Memorial of Saints John Fisher and Thomas More, martyrs
(II Corinthians 11:1-11; Matthew 6: 7-15)
As the Fourth of July approaches, Americans think about patriotism. What might they do for their country? They may want to display a flag or to explode firecrackers. But these acts are superficial. Love of one’s country entails sacrifices for the good for which the country stands. We have examples of this deep kind of patriotism in today’s saints.
Saints John Fisher and Thomas More lived in Tudor England. John was a churchman and Thomas, a lawyer. They were loyal subjects of Henry VIII until the king placed himself above justice. They then ceased to serve although they did not protest publicly. Still Henry demanded their allegiance and eventually beheaded them for not giving it. Among Thomas’ last words was the proclamation of patriotism's right order: “I am the King’s good servant, but the Lord’s first.”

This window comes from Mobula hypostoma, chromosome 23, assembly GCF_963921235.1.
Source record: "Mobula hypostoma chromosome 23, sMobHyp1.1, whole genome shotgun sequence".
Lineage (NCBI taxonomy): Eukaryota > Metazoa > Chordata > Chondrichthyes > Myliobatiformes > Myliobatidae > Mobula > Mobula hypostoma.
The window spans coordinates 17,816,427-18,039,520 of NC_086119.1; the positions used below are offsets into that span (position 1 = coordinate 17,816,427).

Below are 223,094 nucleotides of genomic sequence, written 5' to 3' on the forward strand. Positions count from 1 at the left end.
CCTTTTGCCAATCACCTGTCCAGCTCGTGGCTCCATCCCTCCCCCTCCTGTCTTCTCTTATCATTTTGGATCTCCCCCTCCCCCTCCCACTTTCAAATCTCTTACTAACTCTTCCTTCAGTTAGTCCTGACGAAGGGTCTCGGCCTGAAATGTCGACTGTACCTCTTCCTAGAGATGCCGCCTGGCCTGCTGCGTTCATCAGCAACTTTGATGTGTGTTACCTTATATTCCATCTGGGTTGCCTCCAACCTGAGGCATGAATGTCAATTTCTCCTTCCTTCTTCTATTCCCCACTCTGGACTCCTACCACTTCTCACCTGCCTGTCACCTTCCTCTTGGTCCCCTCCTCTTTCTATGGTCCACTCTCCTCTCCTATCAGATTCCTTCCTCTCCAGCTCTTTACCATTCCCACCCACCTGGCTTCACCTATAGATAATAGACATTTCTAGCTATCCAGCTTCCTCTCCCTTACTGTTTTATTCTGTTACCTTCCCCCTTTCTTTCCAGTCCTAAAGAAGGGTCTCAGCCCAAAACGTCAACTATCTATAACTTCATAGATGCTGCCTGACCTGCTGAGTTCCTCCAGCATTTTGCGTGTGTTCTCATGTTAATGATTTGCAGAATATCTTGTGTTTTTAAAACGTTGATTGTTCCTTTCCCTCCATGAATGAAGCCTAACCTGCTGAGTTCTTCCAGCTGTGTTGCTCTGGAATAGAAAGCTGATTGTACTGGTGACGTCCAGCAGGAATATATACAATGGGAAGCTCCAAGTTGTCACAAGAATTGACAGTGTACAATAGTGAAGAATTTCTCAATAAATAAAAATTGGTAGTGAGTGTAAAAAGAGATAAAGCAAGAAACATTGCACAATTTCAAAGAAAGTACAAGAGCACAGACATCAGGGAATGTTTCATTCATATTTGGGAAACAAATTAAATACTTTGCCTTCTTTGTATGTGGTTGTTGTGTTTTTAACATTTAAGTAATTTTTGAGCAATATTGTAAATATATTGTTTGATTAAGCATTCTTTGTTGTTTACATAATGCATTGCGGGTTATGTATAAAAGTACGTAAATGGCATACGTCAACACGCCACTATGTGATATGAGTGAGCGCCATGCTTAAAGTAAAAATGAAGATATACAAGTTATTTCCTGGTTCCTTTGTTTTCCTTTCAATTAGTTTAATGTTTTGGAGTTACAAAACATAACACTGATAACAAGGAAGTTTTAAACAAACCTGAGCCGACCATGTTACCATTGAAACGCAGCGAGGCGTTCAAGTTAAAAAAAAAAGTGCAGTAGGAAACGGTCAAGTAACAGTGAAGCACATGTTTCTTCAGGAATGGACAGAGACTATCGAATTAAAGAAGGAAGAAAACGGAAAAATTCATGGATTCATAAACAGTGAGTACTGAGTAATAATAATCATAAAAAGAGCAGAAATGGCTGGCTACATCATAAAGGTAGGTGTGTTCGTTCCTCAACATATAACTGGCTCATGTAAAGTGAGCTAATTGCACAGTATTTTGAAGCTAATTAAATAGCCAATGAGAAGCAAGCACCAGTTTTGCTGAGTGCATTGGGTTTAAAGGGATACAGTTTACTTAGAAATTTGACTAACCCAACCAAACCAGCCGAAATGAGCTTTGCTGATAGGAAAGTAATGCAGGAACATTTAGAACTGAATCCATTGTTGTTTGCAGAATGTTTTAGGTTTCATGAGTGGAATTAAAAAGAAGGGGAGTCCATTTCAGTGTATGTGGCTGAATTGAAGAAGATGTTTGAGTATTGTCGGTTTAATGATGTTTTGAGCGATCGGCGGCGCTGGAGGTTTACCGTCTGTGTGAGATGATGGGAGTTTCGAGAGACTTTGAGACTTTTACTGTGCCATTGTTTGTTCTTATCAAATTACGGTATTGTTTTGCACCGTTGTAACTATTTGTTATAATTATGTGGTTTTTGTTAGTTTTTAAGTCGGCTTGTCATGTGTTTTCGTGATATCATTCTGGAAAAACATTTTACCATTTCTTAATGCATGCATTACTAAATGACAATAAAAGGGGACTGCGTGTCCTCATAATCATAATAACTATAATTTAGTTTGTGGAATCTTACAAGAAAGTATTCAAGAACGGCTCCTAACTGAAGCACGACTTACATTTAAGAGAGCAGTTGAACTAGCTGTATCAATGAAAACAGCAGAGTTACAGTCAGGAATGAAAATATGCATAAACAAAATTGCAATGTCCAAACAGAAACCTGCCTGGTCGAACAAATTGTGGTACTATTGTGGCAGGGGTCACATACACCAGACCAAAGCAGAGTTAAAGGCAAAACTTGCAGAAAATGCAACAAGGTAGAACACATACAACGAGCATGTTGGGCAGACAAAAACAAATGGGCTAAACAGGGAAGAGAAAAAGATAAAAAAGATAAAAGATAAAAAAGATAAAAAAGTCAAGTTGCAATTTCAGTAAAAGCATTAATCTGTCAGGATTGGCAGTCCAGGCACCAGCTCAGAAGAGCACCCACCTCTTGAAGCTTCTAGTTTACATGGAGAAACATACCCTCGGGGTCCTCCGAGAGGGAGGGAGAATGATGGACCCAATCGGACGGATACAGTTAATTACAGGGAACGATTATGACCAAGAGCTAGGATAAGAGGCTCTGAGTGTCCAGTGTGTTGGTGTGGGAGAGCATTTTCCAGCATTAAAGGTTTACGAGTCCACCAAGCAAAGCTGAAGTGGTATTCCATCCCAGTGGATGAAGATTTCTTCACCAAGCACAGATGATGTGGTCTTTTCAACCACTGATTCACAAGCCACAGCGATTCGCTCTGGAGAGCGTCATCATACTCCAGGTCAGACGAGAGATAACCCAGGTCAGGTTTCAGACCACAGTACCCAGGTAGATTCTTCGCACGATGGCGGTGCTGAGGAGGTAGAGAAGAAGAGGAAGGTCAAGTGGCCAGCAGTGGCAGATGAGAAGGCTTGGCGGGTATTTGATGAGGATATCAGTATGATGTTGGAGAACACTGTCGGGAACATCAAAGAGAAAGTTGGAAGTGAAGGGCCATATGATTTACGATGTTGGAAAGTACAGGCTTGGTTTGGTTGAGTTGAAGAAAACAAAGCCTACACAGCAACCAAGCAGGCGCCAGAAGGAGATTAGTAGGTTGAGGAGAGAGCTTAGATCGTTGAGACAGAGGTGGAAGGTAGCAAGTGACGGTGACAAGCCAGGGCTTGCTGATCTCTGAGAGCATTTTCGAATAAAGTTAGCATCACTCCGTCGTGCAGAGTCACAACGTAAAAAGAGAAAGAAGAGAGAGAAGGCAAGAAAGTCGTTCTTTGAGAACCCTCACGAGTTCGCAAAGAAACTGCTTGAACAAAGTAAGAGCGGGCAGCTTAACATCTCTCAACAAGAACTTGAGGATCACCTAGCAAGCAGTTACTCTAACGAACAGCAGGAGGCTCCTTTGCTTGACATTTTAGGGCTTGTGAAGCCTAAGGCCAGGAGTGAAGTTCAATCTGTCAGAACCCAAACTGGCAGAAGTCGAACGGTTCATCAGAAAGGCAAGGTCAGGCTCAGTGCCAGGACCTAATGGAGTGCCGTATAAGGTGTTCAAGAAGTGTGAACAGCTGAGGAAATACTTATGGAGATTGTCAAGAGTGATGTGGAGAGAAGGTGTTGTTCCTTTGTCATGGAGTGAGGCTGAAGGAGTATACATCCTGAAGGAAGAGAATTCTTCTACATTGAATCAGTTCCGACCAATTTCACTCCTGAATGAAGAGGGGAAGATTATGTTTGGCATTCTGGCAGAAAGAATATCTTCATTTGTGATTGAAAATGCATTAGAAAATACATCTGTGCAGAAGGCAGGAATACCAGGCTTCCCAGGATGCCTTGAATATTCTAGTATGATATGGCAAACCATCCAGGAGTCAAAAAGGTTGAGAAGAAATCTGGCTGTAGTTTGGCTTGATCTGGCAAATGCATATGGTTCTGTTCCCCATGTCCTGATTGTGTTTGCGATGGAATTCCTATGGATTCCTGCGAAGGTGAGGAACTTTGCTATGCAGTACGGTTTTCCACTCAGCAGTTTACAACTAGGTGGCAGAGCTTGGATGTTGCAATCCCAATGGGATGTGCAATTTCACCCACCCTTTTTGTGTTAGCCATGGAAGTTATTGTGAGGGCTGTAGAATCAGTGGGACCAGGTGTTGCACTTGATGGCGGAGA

Americans will soon have to struggle with the questions of illegal immigration. Millions of immigrants have either entered the United States illegally or stayed, again illegally, beyond the time permitted by their visas. Most of these people have established a home in the country. They have worked, gave birth to children, and built strong social ties. Patriotism calls citizens to discern a just way of resolving their status. It seems cruel to send the undocumented packing. Yet law-breaking should not be ignored. Somehow the undocumented must be penalized without jeopardizing their future.